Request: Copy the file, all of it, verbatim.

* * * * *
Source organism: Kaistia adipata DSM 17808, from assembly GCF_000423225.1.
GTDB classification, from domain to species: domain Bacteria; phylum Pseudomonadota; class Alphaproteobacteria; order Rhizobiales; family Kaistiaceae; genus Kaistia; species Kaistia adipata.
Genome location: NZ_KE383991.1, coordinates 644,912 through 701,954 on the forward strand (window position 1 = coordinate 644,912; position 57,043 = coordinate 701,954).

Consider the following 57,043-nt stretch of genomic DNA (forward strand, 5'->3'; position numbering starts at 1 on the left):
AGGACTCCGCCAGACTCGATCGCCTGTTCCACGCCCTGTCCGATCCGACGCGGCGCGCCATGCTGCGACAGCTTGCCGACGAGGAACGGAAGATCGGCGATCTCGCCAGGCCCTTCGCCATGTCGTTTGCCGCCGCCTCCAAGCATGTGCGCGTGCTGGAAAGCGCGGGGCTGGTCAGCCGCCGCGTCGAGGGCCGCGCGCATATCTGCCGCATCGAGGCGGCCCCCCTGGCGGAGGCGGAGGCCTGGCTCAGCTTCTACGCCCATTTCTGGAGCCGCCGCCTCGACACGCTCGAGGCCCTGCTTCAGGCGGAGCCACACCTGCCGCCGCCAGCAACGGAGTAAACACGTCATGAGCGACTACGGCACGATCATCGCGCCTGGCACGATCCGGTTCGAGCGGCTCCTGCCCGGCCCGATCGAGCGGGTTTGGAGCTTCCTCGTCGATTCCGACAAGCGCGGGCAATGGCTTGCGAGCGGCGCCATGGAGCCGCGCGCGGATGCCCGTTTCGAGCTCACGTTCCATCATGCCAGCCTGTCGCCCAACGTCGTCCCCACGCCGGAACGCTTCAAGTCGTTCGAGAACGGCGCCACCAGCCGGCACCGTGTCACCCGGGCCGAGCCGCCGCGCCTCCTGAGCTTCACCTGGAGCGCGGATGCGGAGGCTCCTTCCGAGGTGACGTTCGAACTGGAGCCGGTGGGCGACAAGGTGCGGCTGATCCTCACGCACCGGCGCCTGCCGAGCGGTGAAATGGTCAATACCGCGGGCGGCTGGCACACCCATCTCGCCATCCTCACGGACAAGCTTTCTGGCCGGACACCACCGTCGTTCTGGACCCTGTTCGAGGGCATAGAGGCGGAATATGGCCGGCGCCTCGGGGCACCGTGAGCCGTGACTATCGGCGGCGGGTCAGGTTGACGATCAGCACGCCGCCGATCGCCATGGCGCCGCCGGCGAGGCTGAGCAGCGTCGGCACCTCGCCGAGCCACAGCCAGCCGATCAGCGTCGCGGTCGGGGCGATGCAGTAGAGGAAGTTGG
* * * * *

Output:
Source organism: Kaistia adipata DSM 17808, from assembly GCF_000423225.1.
GTDB classification, from domain to species: domain Bacteria; phylum Pseudomonadota; class Alphaproteobacteria; order Rhizobiales; family Kaistiaceae; genus Kaistia; species Kaistia adipata.
Genome location: NZ_KE383991.1, coordinates 644,912 through 701,954 on the forward strand (window position 1 = coordinate 644,912; position 57,043 = coordinate 701,954).

Consider the following 57,043-nt stretch of genomic DNA (forward strand, 5'->3'; position numbering starts at 1 on the left):
AGGACTCCGCCAGACTCGATCGCCTGTTCCACGCCCTGTCCGATCCGACGCGGCGCGCCATGCTGCGACAGCTTGCCGACGAGGAACGGAAGATCGGCGATCTCGCCAGGCCCTTCGCCATGTCGTTTGCCGCCGCCTCCAAGCATGTGCGCGTGCTGGAAAGCGCGGGGCTGGTCAGCCGCCGCGTCGAGGGCCGCGCGCATATCTGCCGCATCGAGGCGGCCCCCCTGGCGGAGGCGGAGGCCTGGCTCAGCTTCTACGCCCATTTCTGGAGCCGCCGCCTCGACACGCTCGAGGCCCTGCTTCAGGCGGAGCCACACCTGCCGCCGCCAGCAACGGAGTAAACACGTCATGAGCGACTACGGCACGATCATCGCGCCTGGCACGATCCGGTTCGAGCGGCTCCTGCCCGGCCCGATCGAGCGGGTTTGGAGCTTCCTCGTCGATTCCGACAAGCGCGGGCAATGGCTTGCGAGCGGCGCCATGGAGCCGCGCGCGGATGCCCGTTTCGAGCTCACGTTCCATCATGCCAGCCTGTCGCCCAACGTCGTCCCCACGCCGGAACGCTTCAAGTCGTTCGAGAACGGCGCCACCAGCCGGCACCGTGTCACCCGGGCCGAGCCGCCGCGCCTCCTGAGCTTCACCTGGAGCGCGGATGCGGAGGCTCCTTCCGAGGTGACGTTCGAACTGGAGCCGGTGGGCGACAAGGTGCGGCTGATCCTCACGCACCGGCGCCTGCCGAGCGGTGAAATGGTCAATACCGCGGGCGGCTGGCACACCCATCTCGCCATCCTCACGGACAAGCTTTCTGGCCGGACACCACCGTCGTTCTGGACCCTGTTCGAGGGCATAGAGGCGGAATATGGCCGGCGCCTCGGGGCACCGTGAGCCGTGACTATCGGCGGCGGGTCAGGTTGACGATCAGCACGCCGCCGATCGCCATGGCGCCGCCGGCGAGGCTGAGCAGCGTCGGCACCTCGCCGAGCCACAGCCAGCCGATCAGCGTCGCGGTCGGGGCGATGCAGTAGAGGAAGTTGG